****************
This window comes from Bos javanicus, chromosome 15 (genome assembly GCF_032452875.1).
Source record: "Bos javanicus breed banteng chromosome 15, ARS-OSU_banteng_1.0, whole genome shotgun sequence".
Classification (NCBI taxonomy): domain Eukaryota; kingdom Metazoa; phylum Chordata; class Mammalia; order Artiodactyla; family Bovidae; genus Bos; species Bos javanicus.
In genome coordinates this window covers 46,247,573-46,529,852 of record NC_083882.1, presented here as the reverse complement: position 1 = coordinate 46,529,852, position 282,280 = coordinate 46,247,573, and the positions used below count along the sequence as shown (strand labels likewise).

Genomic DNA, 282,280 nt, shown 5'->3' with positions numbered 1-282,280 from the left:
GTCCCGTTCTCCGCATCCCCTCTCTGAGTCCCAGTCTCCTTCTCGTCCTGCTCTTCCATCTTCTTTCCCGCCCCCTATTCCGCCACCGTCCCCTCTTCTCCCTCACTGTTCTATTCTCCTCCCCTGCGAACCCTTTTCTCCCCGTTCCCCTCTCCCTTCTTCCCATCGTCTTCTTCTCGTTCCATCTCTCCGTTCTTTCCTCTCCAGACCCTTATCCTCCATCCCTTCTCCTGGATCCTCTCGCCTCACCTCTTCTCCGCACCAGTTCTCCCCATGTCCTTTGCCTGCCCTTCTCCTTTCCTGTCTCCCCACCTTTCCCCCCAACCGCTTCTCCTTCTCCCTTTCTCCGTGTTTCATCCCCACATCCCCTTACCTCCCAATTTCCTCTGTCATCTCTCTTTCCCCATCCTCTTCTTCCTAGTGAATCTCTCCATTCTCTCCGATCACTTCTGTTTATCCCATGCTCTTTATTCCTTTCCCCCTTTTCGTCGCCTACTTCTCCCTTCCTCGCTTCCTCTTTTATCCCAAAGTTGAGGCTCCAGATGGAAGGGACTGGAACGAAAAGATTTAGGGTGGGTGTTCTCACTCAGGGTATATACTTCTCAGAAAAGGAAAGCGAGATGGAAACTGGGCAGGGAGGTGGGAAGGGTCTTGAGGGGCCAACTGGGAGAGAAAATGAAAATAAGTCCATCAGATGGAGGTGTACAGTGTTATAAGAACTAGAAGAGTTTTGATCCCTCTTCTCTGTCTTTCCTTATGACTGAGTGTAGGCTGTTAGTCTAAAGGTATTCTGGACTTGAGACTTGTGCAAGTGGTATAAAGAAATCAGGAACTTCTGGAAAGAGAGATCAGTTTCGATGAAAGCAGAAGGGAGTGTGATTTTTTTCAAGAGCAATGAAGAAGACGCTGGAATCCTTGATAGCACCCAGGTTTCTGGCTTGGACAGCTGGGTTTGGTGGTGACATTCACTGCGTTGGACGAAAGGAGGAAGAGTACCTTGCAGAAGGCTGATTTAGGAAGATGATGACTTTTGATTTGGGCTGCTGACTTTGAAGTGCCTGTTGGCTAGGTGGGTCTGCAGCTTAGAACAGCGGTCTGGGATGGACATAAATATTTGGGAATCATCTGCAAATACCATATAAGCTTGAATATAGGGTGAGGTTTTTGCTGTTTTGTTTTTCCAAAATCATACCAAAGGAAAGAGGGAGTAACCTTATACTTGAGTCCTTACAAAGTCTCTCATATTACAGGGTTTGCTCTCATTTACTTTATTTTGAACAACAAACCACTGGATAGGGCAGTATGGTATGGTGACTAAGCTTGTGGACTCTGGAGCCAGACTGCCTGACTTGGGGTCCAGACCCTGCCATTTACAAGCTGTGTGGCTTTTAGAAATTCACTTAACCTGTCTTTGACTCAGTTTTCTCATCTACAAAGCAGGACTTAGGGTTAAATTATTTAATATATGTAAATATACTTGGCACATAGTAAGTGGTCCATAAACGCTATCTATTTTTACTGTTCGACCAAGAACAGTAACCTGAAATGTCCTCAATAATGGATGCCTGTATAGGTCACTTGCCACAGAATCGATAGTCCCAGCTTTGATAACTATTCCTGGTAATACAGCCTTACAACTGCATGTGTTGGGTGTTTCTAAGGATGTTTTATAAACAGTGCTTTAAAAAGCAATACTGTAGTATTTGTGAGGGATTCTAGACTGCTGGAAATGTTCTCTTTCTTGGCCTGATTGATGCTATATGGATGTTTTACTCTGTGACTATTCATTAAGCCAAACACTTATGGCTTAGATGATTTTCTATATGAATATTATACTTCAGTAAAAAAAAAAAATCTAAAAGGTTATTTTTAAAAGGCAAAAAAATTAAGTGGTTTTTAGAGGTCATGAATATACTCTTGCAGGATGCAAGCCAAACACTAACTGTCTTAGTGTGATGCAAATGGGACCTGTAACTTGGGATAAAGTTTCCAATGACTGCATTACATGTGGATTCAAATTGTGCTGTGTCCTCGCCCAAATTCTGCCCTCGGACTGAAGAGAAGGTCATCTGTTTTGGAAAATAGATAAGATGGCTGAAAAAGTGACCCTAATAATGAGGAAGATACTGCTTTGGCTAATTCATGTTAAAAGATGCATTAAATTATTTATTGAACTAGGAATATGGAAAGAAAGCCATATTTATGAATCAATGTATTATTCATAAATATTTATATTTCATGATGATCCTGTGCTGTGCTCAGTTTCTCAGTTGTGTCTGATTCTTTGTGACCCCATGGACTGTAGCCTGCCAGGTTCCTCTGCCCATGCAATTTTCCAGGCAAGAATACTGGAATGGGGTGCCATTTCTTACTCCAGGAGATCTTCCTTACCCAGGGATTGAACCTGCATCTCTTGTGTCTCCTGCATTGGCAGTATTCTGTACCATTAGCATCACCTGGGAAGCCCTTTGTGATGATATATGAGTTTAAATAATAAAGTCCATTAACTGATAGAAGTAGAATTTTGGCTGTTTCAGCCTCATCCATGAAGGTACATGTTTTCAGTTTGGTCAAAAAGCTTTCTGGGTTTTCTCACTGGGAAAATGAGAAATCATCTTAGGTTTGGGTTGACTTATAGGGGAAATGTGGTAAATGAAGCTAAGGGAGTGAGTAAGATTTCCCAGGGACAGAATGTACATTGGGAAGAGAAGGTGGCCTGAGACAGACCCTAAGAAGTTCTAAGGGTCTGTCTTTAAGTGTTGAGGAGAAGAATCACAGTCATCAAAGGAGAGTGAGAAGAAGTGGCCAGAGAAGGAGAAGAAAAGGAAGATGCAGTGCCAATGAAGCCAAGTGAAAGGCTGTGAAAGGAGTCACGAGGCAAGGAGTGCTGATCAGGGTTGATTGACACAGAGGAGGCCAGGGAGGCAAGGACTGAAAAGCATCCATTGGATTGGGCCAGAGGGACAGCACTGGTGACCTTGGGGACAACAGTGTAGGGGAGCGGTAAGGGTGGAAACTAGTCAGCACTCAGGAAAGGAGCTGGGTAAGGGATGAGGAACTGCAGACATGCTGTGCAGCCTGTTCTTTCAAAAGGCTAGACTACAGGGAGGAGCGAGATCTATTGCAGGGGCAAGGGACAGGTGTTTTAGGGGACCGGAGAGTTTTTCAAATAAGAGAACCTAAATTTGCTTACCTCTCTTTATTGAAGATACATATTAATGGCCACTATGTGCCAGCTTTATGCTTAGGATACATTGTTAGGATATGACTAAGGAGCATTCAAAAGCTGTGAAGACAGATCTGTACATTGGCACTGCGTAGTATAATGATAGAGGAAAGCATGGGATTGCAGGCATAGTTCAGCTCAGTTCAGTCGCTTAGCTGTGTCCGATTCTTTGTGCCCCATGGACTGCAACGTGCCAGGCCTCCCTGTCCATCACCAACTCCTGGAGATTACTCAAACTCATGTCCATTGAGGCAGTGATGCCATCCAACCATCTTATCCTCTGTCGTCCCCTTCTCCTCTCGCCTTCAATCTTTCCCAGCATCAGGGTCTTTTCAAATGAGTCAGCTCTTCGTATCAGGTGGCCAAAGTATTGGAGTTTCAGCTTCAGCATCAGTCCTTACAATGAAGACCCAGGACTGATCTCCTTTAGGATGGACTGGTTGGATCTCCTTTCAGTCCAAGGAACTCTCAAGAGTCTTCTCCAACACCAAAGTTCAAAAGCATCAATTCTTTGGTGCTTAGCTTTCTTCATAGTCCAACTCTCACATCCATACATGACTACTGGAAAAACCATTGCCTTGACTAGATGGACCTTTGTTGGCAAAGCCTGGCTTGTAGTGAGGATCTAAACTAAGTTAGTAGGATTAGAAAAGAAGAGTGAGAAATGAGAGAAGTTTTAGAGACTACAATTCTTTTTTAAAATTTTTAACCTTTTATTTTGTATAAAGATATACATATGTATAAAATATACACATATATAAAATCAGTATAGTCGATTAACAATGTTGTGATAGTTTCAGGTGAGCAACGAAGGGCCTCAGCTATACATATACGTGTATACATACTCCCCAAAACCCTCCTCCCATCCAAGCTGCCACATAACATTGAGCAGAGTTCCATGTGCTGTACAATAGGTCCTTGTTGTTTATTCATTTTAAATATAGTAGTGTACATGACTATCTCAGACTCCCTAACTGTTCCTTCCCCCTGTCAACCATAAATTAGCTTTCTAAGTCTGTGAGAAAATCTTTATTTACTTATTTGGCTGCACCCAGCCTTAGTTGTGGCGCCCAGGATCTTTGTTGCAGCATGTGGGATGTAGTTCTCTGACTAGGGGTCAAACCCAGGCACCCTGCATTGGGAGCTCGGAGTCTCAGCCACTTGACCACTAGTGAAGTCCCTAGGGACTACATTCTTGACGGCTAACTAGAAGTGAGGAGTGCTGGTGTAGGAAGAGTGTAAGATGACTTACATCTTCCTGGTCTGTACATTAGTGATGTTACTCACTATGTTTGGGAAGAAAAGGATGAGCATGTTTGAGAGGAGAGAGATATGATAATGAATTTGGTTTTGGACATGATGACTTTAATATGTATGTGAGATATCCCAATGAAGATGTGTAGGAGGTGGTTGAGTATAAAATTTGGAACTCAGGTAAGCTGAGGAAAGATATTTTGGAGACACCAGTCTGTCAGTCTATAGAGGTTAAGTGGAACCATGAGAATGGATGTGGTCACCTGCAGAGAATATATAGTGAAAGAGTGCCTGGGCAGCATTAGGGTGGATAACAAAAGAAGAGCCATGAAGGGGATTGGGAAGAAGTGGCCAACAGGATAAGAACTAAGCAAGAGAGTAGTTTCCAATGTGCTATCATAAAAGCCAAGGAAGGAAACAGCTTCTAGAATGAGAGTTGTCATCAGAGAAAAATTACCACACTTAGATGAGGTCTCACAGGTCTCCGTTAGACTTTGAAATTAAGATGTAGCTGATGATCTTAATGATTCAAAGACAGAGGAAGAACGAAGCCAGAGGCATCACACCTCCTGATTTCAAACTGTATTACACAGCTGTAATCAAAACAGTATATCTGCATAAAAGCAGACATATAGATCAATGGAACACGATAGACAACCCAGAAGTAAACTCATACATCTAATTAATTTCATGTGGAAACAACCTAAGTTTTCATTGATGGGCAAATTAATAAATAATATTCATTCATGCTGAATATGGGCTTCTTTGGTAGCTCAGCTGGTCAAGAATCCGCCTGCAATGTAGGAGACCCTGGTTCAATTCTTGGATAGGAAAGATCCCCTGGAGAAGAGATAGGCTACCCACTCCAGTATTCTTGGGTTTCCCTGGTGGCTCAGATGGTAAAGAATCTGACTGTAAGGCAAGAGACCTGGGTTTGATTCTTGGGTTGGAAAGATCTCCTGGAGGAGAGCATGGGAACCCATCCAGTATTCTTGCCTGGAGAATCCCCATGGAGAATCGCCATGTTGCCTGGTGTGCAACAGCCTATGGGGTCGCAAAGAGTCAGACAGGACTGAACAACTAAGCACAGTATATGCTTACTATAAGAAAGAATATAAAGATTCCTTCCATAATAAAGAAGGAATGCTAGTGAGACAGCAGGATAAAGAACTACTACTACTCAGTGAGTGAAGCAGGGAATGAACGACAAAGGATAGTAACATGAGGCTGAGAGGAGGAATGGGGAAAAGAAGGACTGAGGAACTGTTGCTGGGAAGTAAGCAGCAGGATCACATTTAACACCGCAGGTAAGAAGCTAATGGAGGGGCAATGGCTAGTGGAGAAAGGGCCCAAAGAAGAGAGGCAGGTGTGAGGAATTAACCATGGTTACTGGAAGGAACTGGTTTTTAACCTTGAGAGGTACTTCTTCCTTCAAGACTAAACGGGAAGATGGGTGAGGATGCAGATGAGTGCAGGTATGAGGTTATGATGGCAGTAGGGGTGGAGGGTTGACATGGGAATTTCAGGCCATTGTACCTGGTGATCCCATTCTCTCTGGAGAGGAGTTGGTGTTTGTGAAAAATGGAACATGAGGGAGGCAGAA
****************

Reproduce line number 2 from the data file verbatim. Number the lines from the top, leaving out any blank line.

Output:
Source record: "Bos javanicus breed banteng chromosome 15, ARS-OSU_banteng_1.0, whole genome shotgun sequence".